< Browse to Previous Essay | Browse to Next Essay >
Rizal Park and Bridge, named for Philippine national hero, are dedicated on June 7, 1981.
HistoryLink.org Essay 1250
: Printer-Friendly Format
On June 7, 1981, Dr. Jose Rizal Park and Bridge, named for the Philippine national hero, are dedicated by Mayor Charles Royer (b. 1939) and Philippine Consul General Ernesto A. Querubin. The park and bridge are located in Seattle on 12th Avenue on Beacon Hill. They are named for the Philippine national hero Jose Rizal (1861-1896) and symbolize Seattle’s Filipino American pride. The 8.4-acre park has a commanding view of the Seattle waterfront and Puget Sound.
The late Seattle University Art Professor Valeriano "Val" Laigo (1930-1992) created a mural/mosaic to commemorate this special location.
Jose Rizal was a Filipino physician, novelist, and nationalist martyr. He was born in 1861 on the Philippine island of Luzon, and educated in Madrid and Paris. He published The Lost Eden (1886; trans. 1961), which attacked the evils of Spanish rule in the Philippines, and The Subversive (1891, trans. 1962). The Subversive gained wide recognition and helped to spark a reform movement in the Philippines.
Rizal advocated political rights and equality for Filipinos, and criticized the power of the Catholic religious orders in the Islands, though he stopped short of advocating independence. Rizal returned to Manila in 1892. When a revolt broke out in 1896, he was accused of starting it, tried by military tribunal, and executed.
The idea of renaming a Seattle street in honor of Rizal was originally suggested to then Seattle Mayor Wes Uhlman in 1973 by businessman and Stanford research fellow Trinidad Rojo (1902-1994).
Rizal Park: Symbol of Filipino Identity ed. by D. V. Corsilles (Seattle: Magiting Corporation, 1983), 3, 14; PAMANA: Half a Century of Filipino Community Life in the Emerald City ed. by C. N. Rigor and R. Rigor (Seattle: Grawin Publications, 1986); "Jose Rizal," s.v. Funk & Wagnalls New Encyclopedia, 1983.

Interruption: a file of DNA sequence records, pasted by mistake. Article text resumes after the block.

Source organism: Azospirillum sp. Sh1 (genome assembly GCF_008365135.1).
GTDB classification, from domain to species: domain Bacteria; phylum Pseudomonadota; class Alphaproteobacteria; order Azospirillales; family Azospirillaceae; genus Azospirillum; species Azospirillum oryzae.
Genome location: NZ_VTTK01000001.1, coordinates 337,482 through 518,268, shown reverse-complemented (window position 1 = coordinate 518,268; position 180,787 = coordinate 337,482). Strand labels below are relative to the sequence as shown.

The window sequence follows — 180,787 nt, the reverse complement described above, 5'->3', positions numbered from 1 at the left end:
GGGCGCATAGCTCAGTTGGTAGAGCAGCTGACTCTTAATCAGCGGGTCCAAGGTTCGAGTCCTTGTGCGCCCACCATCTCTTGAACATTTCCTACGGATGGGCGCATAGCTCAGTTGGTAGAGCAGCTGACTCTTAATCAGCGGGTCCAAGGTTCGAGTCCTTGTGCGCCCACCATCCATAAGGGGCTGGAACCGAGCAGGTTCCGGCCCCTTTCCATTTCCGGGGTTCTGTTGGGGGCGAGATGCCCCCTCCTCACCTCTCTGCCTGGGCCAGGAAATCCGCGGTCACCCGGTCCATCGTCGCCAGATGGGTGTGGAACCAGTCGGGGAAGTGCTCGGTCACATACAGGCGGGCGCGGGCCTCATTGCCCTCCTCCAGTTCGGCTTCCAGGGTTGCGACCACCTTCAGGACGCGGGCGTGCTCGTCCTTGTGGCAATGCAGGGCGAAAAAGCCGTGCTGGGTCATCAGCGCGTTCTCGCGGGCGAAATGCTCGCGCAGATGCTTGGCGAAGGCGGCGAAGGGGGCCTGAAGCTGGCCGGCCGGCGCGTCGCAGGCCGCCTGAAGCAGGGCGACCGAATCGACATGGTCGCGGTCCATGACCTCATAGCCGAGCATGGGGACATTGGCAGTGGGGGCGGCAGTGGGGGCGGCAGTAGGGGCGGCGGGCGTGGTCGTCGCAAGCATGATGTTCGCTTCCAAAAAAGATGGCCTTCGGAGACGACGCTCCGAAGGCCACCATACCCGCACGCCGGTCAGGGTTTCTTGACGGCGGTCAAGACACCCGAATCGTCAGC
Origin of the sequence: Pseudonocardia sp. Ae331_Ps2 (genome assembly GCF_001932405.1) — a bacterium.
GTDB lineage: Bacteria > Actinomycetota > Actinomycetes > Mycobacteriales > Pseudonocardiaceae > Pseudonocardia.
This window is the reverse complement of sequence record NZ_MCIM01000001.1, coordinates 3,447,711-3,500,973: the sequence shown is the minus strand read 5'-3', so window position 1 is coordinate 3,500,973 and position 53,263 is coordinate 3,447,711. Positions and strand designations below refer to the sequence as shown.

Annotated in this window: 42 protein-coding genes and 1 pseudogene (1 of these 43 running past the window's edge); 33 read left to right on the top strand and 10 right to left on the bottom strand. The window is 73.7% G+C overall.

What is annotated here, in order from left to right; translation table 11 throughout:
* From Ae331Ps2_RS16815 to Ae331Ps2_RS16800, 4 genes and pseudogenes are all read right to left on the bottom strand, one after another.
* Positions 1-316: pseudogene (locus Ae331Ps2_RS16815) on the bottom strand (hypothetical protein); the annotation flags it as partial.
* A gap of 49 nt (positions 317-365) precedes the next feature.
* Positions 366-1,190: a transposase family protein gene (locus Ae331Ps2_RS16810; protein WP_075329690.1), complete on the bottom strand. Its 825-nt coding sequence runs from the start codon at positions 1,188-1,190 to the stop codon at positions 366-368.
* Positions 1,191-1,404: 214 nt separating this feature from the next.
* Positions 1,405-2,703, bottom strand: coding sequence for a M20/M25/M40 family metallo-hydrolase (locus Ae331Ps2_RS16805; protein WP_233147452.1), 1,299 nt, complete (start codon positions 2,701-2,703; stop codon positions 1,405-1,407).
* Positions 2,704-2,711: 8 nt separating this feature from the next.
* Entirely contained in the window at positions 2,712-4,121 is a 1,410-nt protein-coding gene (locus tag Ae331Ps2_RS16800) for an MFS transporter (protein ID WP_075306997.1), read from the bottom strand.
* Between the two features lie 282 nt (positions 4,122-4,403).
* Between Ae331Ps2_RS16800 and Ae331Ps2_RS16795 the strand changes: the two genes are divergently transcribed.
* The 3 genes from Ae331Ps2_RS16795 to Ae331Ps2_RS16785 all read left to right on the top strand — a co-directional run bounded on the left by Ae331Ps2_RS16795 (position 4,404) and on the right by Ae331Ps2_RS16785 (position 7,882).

Travel through time (chronological order):
< Browse to Previous Essay
Browse to Next Essay >
Road & Rails |
Seattle Neighborhoods |
Asian & Pacific Islander Americans |
Licensing: This essay is licensed under a Creative Commons license that
encourages reproduction with attribution. Credit should be given to both
HistoryLink.org and to the author, and sources must be included with any
reproduction. Click the icon for more info. Please note that this
Creative Commons license applies to text only, and not to images. For
more information regarding individual photos or images, please contact
the source noted in the image credit.
Major Support for HistoryLink.org Provided
By: The State of Washington | Patsy Bullitt Collins
| Paul G. Allen Family Foundation | Museum Of History & Industry
| 4Culture (King County Lodging Tax Revenue) | City of Seattle
| City of Bellevue | City of Tacoma | King County | The Peach
Foundation | Microsoft Corporation, Other Public and Private
Sponsors and Visitors Like You